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Coronavirus – Impact on civil court proceedings – Belgium

  • Belgium
  • Coronavirus - Contractual issues
  • Coronavirus - Country overview

24-04-2020

The COVID-19 Decree1 , which was updated by the Royal Decree of 28 April 20202, has a strong impact on pending and future civil court proceedings, as deadlines for the filing of submissions are automatically postponed, deadlines for the filing of opposition or appeal are automatically extended, introductory hearings can be postponed, oral pleadings are cancelled and cases are taken into consideration on the basis of written submissions and exhibits.

In the following Q&A, we will answer your most pressing questions regarding the impact the COVID-19 Decree has on your pending and/or future civil court proceedings.

Does the COVID-19 Decree have an impact on introductory hearings in civil court proceedings?

Introductory hearings that are scheduled before 17 May 20203 are automatically suspended for an indefinite period of time (referral to the general docket). It will be up to the courts to schedule a new introductory hearing date as soon as possible.

The summary proceedings are an exception to this rule: these introductory hearings will not be postponed, provided the procedural requirements (e.g. urgency) are met.

Does the COVID-19 Decree have an impact on hearing dates for pleadings in civil court proceedings?

All civil court proceedings in which a hearing for pleadings is scheduled between 11 April 2020 and 17 June 20204 will automatically be taken into consideration by the court without any oral pleadings. The court will rule on the basis of the written submissions and exhibits that were filed by the parties involved.5

The COVID-19 Decree does contain two ways to object to the written procedure for those parties wishing to orally plead their case:

  • if both parties object to the written procedure, the court will be forced to postpone the hearing to a later date, at which date the case will be orally pleaded, or indefinitely (referral to the docket, meaning it will be up to the parties involved to activate the case at a later time)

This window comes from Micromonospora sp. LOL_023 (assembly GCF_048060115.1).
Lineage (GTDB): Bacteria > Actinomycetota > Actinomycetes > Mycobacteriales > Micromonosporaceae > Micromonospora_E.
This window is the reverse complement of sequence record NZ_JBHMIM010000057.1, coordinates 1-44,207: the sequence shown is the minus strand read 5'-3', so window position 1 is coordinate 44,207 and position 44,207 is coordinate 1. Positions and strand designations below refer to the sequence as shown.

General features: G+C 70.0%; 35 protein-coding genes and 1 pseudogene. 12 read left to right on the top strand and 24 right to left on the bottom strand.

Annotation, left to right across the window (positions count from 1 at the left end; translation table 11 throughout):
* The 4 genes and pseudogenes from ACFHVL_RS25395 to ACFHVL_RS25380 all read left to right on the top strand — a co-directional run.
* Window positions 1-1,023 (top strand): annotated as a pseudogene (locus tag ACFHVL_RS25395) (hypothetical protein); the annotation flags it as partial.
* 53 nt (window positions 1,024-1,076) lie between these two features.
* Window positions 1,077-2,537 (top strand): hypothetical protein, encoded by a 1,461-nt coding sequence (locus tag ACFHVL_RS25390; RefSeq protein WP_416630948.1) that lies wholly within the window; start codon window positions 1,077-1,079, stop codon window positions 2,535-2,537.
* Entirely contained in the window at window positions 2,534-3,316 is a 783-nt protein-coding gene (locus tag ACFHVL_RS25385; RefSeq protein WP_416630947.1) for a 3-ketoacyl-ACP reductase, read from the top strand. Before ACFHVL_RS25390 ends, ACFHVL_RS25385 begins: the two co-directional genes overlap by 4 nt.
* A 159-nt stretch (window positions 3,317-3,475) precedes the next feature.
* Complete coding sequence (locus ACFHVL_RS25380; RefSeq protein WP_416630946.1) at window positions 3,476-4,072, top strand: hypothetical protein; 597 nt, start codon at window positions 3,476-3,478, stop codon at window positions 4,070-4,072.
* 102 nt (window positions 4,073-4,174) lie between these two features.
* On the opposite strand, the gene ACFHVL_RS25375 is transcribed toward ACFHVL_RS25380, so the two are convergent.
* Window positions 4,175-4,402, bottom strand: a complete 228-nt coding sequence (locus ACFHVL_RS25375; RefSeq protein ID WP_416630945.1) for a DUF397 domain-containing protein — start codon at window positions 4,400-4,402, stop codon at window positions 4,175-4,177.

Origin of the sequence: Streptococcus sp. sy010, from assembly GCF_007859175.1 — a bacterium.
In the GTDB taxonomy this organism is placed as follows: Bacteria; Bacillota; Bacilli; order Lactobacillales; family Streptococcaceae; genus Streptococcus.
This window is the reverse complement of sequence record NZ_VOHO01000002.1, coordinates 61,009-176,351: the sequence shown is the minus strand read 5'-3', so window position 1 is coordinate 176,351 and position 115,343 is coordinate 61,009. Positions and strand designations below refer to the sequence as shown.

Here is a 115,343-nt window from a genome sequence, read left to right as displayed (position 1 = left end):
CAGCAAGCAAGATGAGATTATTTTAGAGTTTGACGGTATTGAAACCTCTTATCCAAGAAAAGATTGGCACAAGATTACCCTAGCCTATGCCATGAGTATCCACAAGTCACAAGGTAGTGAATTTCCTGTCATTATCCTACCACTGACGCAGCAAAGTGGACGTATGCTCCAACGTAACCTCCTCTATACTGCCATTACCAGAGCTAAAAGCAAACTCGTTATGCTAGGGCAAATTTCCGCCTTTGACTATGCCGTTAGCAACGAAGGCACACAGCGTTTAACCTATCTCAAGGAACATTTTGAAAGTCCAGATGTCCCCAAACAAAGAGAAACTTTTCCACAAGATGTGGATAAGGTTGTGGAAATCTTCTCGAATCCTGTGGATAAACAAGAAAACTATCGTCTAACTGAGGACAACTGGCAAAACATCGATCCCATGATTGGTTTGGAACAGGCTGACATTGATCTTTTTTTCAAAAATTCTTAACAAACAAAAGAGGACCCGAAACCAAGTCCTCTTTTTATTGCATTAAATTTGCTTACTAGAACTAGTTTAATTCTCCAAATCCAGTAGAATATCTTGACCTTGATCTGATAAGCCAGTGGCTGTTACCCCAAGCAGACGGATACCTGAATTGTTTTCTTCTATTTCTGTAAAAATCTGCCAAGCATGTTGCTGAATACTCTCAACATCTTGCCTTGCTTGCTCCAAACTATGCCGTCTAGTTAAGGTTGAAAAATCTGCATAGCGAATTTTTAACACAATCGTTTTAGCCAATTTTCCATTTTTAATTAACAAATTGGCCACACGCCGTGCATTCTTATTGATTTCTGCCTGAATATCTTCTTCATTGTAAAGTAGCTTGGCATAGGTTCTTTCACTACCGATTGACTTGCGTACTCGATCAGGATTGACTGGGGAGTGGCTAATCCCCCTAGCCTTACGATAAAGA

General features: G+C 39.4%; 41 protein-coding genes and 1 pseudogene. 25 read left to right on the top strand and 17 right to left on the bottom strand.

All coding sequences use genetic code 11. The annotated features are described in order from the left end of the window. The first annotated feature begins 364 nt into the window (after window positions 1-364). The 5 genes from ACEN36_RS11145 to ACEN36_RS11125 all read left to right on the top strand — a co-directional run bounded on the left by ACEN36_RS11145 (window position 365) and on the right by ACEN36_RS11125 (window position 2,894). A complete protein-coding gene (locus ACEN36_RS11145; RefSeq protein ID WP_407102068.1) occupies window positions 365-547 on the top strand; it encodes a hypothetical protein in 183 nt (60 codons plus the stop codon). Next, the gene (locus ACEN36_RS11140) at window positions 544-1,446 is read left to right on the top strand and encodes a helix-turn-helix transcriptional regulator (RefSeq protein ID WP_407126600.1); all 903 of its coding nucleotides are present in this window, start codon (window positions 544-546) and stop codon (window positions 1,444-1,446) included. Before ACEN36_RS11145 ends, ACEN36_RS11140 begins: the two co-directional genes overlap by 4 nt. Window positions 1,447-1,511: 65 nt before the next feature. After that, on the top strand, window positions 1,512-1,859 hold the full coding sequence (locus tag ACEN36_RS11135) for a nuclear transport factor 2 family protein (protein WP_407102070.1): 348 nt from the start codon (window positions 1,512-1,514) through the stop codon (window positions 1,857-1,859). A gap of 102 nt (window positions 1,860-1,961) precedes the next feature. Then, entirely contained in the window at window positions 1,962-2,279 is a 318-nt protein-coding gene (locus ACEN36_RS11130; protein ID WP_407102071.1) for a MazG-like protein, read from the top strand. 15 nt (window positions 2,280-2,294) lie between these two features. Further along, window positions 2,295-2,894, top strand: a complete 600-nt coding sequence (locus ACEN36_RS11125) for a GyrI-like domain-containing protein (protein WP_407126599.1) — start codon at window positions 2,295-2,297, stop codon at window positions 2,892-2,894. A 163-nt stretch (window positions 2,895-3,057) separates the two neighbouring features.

• if some (but not all) of the parties involved in the proceedings object to the written procedure, those parties have to inform the court in writing of their objection to the written procedure and their reasons, at the latest one week before the date of the scheduled hearing. In this scenario, the court will decide on how to proceed on the basis of the comments and exhibits that were submitted by the parties. The court can decide (i) to maintain the oral hearing (video conference is possible), (ii) to postpone the case to a later date or for an indefinite period of time, or (iii) to rule on the case on the basis of the written submissions and exhibits of all the parties involved. The decision of the court on how to proceed cannot be appealed

Does the COVID-19 Decree have an impact on deadlines for filing written submissions in civil court proceedings?

The COVID-19 Decree contains specific measures regarding the deadlines for filing submissions in civil court proceedings. More specifically, any deadlines for filing submissions between 9 April 2020 and 3 May 2020 will be automatically extended to 3 June 2020. Moreover, the other deadlines will also be impacted by this extension, as they are automatically extended by the same period of time. Note that these deadlines were not extended by the Royal Decree of 28 April 2020.

We will illustrate this by means of an example. Imagine the parties had agreed to the following procedural calendar:

  • defendant: 20 April 2020
  • claimant: 20 May 2020
  • defendant: 20 June 2020

Seeing that the first deadline of 20 April 2020 falls within the time period between 9 April 2020 and 3 May 2020, this deadline will be extended to 3 June 2020. Seeing that the other deadlines are equally extended, the procedural calendar will be automatically updated as follows:

  • defendant: 3 June 2020
  • claimant: 3 July 2020
  • defendant: 3 August 2020

Please note that the procedural calendar does not change if the first deadline would fall after 3 May 2020 but before 3 June 2020 (unless the end date of 3 May 2020 would be extended by the Government). For example, the following procedural calendar would remain unchanged:

  • defendant: 5 May 2020
  • claimant: 5 June 2020
  • defendant: 5 July 2020